Australia’s global shame
EARTH has lost a staggering 60 per cent of its wildlife populations since 1970, a bleak new report has revealed.
But koala numbers in Australia have declined at an even faster rate, and the beloved national animal is at serious risk of disappearing entirely from some areas.
The group WWF today released its Living Planet Report, a comprehensive study tracking 16,704 populations of 4005 vertebrate species across the world from 1970 to 2014.
It described the global decline in species - an average rate of 13.6 per cent every 10 years, or 60 per cent in total - as a "grim" result of the pressure humans place on nature.
While the figures are alarming, koala populations along Australia's east coast have plummeted even faster, at a rate of 21 per cent per decade.
That shocking statistic can be explained by another figure in the report - eastern Australia is one of the 11 worst deforestation fronts in the world, and the only developed country on the list.
"It is a wakeup call for our east coast to appear alongside notorious forest destruction hot spots such as the Amazon, Congo Basin, Sumatra and Borneo," WWF Australia boss Dermot O'Gorman said.
Clearing for livestock is listed as the primary cause of forest loss, with unsustainable logging an important secondary cause.
By 2050, koalas are likely to disappear completely from the wild in NSW, WWF Australia estimates.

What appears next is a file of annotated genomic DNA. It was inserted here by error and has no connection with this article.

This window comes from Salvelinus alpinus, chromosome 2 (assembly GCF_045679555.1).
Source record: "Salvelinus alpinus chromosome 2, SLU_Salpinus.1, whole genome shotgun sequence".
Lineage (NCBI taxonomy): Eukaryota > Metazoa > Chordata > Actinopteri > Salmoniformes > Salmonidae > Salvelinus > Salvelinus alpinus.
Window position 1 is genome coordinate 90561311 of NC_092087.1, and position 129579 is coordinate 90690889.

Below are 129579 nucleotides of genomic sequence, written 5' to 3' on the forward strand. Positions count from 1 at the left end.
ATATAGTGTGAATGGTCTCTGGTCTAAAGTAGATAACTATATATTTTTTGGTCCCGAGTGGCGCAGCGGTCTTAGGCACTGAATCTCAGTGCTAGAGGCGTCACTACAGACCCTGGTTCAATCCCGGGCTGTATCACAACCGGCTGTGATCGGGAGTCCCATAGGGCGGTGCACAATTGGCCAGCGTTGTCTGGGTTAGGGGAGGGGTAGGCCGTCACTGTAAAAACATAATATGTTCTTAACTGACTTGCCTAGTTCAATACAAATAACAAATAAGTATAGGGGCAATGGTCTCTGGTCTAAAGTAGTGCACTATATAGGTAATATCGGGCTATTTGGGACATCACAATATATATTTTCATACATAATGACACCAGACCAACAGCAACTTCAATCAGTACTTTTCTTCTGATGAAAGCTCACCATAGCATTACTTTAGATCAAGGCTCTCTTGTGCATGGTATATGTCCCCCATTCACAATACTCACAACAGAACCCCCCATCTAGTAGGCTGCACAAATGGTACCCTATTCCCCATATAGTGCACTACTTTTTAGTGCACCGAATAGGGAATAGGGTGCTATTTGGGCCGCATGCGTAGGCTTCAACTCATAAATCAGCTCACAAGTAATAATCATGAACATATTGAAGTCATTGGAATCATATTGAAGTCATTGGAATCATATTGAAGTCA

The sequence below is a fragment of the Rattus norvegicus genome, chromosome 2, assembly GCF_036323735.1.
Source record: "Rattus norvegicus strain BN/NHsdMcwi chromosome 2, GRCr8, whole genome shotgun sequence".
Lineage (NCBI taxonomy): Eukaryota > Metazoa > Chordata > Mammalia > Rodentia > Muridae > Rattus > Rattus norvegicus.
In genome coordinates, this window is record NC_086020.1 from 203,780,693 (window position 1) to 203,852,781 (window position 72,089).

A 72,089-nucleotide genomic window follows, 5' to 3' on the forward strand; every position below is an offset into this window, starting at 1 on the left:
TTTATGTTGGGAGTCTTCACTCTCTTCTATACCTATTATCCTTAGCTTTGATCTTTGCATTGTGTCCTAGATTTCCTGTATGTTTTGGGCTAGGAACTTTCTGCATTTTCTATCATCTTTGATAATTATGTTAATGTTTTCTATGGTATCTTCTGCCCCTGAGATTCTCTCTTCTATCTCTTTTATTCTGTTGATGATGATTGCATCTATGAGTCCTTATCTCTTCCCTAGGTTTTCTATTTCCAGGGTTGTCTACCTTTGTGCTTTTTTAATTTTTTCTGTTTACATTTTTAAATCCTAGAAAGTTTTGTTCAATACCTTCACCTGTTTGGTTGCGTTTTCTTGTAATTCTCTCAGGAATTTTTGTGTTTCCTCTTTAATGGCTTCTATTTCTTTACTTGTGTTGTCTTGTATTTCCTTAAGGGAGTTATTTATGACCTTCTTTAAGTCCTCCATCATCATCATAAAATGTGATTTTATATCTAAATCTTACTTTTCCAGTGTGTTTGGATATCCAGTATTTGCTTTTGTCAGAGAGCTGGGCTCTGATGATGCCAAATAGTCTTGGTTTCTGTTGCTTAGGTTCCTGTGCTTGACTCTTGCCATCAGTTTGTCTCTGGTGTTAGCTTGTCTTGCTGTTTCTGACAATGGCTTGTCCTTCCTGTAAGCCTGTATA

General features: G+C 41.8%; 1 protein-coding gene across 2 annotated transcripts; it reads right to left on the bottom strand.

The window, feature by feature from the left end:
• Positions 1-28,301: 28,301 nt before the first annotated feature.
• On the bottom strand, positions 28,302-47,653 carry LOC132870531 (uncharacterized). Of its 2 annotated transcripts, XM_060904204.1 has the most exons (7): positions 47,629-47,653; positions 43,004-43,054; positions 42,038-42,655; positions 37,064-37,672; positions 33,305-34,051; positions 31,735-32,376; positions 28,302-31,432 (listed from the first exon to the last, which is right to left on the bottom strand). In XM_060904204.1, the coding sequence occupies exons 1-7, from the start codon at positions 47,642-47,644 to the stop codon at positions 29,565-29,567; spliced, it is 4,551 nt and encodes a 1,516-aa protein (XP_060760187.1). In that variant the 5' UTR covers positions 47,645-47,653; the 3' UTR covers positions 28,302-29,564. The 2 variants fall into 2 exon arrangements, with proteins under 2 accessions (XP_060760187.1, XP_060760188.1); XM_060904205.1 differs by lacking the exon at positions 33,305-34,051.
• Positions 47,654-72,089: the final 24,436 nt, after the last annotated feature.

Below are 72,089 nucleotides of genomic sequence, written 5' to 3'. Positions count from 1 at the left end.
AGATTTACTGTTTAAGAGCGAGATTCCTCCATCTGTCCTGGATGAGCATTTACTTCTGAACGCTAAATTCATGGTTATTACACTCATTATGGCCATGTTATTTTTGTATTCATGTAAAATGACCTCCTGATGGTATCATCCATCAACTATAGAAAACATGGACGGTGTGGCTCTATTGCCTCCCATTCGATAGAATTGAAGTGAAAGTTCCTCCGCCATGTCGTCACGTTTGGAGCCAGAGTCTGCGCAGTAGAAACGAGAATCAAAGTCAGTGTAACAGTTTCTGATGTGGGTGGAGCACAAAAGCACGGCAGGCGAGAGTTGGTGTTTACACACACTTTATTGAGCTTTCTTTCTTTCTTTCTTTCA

The group blames the axing of forest protection laws by the State Government, saying it all but signing the species' death warrant.
"The Government needs to urgently reverse its recent axing of laws that has led to a tripling of koala habitat destruction in northwest NSW," Mr O'Gorman said.
"The plight of koalas is matched by alarming declines for many other uniquely Australian species who are losing their forest homes.
"Buying land is welcome but will only save a fraction of koala habitat. Stronger forest protection laws are crucial."
The Queensland Government has made steps to beef up habitat protection and sanctuary investment for koalas in the state, which has also seen large declines in numbers over the past few decades.
This week, the Labor Opposition in NSW announced plans to reinstate land clearing laws and create new national parks, including a dedicated koala region on the north coast.
It will also hold a Koala Summit to plan more effective action across the state, should it win the next election.
Globally, WWF said the biggest drivers of biodiversity loss are the overharvest of wild populations and habitat destruction.
"Nature has been silently sustaining and powering our societies and economies for centuries, and continues to do so today," Marco Lambertini, director general of WWF International, said.
"In return, the world has continued to take nature and its services for granted, failing to act against the accelerating loss of nature.
"It is time we realised that a healthy, sustainable future for all is only possible on a planet where nature thrives and forests, oceans and rivers are teeming with biodiversity and life."
The Living Planet Report has proposed a road map to reverse the fate of global wildlife, including ambitious protection targets.